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The Nuclear Posture Review released last week is notable for five major reasons.  First, it calls for updating each leg of the United States’ strategic triad.  Second, it addresses the importance of modernizing the nuclear command and control system and infrastructure.  Third, it calls for the development of new strategic systems, including submarine-launched cruise missile and low-yield warheads.  Fourth, it calls for tailored deterrence against adversaries and new forms of attack, including a possible nuclear response to a significantly damaging cyber attack.  Fifth, and most importantly, the NPR recognizes the world is not as it was.  We are witnessing the return of great power politics.  This includes intense security competition among the great powers and compels the United States to modernize its nuclear infrastructure and force posture to reflect that reality.  Russia and China, great power rivals of the United States, have consistently modernized their nuclear arsenals and infrastructure.  The United States has not.  We live in a world where China and Russia have more modern nuclear weapons than the United States and place greater weight on those weapons—as military weapons to be used in combat with the United States and its allies, as well as signs of their military prowess.

Reflecting contemporary reality—the world as it is now, rather than twenty years ago when U.S. predominance was unchallenged—the NPR provides the United States with greater flexibility to strengthen deterrence and the position of the United States in international politics. 

This matters in a world where the U.S. position is more complicated than it has been in the post-Cold War world for two reasons.  First, Chinese and Russian capabilities have grown considerably.  Both states have modern arsenals and nuclear infrastructures that allow them to sustain their nuclear capabilities and to develop and deploy new nuclear weapons.  If the United States does not modernize its ability to adapt and sustain its arsenal it weakens its deterrent and provides either China or Russia or both, with an incentive to race to nuclear superiority.  Such a bid for superiority would be disastrous for U.S. national security. It is a distinct possibility if the United States does not demonstrate the capability to sustain all of the components of its nuclear arsenal and infrastructure.  All of those interested in strategic stability have an interest in the ability of the U.S. to offset the growth of the Chinese and Russian strategic arsenals.

Second, U.S. allies are concerned about the ability of the United States to defend them in the face of great power China’s expanded military capabilities and intent.  Statements from Xi Jinping indicate his ambition is that China will be the most powerful state.  China has demonstrated willingness to expand its interests and territorial control in the East and South China Seas.  Beijing’s global ambitions and presence are evinced by the PRC’s base in Djibouti, the expansion of China’s influence in Africa, its declaration that China is an “Arctic nation” and should be involved in Arctic affairs, and its “string of pearls” bases around the Indian Ocean.  Indeed, one of the most significant steps taken by China is the Belt and Road Initiative (BRI) to safeguard trade between China and southwest Asia and Europe.  In the years to come, the BRI will ensure Chinese domination of central Asia and, through expanding trade and political influence, a larger voice in European politics.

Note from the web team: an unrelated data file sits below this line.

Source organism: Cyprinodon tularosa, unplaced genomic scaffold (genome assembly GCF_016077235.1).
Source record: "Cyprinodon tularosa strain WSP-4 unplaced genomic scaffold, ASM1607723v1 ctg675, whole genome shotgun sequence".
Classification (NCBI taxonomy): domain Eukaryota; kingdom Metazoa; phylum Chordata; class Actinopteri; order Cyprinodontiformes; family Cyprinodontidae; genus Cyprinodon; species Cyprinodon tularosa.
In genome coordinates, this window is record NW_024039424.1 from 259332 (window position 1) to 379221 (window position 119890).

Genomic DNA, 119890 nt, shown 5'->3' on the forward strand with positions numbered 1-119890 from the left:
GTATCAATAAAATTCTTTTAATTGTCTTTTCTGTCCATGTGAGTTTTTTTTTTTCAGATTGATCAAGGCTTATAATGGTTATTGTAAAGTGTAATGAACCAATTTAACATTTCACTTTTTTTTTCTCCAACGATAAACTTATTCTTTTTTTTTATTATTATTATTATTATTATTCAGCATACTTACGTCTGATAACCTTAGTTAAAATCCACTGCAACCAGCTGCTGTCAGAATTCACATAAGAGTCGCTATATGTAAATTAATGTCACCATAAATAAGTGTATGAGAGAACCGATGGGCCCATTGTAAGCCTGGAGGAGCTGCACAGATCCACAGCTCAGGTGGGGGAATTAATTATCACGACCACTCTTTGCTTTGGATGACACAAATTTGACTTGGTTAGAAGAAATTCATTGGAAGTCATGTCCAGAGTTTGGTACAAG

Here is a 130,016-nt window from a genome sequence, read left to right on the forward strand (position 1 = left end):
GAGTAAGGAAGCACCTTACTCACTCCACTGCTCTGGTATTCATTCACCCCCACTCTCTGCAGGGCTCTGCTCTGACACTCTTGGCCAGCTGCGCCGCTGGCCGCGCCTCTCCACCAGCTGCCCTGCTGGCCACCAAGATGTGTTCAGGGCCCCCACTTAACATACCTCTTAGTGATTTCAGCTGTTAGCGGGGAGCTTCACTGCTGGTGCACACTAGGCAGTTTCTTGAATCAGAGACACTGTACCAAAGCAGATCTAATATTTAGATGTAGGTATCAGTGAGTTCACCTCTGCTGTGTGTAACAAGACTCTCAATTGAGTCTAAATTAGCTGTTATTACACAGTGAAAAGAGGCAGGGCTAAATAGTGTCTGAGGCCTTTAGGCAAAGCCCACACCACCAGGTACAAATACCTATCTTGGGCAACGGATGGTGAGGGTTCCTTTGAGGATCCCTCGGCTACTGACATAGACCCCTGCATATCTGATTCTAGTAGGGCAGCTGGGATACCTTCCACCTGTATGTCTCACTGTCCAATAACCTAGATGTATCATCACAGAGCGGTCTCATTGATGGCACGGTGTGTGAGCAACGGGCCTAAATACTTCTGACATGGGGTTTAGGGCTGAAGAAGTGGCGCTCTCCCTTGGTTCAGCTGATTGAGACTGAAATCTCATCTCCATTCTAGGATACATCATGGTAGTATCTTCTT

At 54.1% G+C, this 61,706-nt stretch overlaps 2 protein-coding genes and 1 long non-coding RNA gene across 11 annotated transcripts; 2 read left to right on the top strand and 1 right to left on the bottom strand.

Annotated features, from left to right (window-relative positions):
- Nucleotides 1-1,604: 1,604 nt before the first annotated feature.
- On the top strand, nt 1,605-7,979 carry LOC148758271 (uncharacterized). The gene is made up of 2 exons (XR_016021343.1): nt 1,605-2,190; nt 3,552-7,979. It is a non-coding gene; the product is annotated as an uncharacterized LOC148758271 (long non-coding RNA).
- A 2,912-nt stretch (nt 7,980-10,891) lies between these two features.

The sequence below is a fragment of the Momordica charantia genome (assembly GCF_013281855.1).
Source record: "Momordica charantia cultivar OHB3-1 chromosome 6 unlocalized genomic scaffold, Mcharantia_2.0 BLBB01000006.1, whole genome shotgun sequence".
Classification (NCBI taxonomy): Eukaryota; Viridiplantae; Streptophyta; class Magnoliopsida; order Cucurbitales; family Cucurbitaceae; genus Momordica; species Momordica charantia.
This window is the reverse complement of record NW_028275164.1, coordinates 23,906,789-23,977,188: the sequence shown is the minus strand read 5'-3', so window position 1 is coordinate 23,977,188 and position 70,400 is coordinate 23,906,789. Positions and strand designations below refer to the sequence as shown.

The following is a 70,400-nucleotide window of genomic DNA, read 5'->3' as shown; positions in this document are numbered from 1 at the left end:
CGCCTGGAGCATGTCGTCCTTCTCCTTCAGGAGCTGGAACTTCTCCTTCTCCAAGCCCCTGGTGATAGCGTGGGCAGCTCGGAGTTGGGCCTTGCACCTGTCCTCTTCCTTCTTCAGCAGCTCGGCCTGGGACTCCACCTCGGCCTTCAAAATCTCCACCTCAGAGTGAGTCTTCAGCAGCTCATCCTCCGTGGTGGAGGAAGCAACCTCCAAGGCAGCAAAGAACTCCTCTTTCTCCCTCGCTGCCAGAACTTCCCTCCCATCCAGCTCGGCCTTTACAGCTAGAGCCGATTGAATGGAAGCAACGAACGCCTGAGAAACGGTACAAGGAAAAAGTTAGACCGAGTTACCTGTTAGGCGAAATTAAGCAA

In Europe, there are similar concerns.  NATO allies, and neutral Sweden and Finland, are worried about Russia due to its aggressive actions against Ukraine, belligerent military exercises, modernization of its strategic and tactical nuclear arsenal and nuclear alarming nuclear doctrine—which would see nuclear weapons use to cause de-escalation—as well as its violation of the 1987 INF Treaty.

The measures suggested by the NPR, including the development of a submarine-launched cruise missile—which would restore a capability the U.S. possessed until the 2010 decision to eliminate it—will do much to provide credibility.  Likewise, a potential ground-based intermediate range missile system will augment U.S. capabilities, but also serve to put Russia on notice that the U.S. will not accept its INF Treaty violation without a response.  To do otherwise would weaken the position of the U.S. and set a disastrous precedent.

The NPR is an important step forward for aiding the U.S. position in the world in the face of historical challenges from its great power rivals.  History has returned, and the United States needs a nuclear arsenal and infrastructure appropriate to its inevitable tasks and trials.

Bradley A. Thayer, P.hD., is a visiting fellow at Magdalen College, University of Oxford

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